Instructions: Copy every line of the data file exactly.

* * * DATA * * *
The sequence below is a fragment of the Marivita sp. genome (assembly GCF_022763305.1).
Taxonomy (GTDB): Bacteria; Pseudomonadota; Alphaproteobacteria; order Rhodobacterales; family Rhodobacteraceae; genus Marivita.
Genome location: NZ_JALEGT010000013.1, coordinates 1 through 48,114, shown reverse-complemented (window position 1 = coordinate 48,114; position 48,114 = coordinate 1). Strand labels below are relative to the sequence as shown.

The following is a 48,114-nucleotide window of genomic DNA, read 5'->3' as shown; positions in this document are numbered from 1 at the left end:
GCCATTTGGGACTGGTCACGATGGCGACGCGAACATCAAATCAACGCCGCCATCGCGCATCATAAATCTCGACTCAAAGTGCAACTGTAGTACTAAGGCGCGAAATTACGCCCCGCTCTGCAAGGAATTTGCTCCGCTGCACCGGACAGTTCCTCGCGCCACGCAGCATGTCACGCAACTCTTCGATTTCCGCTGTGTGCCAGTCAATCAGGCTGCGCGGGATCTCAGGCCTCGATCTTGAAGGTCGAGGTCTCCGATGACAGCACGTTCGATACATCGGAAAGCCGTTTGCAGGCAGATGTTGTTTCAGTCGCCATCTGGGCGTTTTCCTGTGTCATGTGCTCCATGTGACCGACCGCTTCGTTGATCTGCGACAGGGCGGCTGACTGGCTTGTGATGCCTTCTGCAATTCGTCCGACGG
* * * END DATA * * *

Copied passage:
The sequence below is a fragment of the Marivita sp. genome (assembly GCF_022763305.1).
Taxonomy (GTDB): Bacteria; Pseudomonadota; Alphaproteobacteria; order Rhodobacterales; family Rhodobacteraceae; genus Marivita.
Genome location: NZ_JALEGT010000013.1, coordinates 1 through 48,114, shown reverse-complemented (window position 1 = coordinate 48,114; position 48,114 = coordinate 1). Strand labels below are relative to the sequence as shown.

The following is a 48,114-nucleotide window of genomic DNA, read 5'->3' as shown; positions in this document are numbered from 1 at the left end:
GCCATTTGGGACTGGTCACGATGGCGACGCGAACATCAAATCAACGCCGCCATCGCGCATCATAAATCTCGACTCAAAGTGCAACTGTAGTACTAAGGCGCGAAATTACGCCCCGCTCTGCAAGGAATTTGCTCCGCTGCACCGGACAGTTCCTCGCGCCACGCAGCATGTCACGCAACTCTTCGATTTCCGCTGTGTGCCAGTCAATCAGGCTGCGCGGGATCTCAGGCCTCGATCTTGAAGGTCGAGGTCTCCGATGACAGCACGTTCGATACATCGGAAAGCCGTTTGCAGGCAGATGTTGTTTCAGTCGCCATCTGGGCGTTTTCCTGTGTCATGTGCTCCATGTGACCGACCGCTTCGTTGATCTGCGACAGGGCGGCTGACTGGCTTGTGATGCCTTCTGCAATTCGTCCGACGG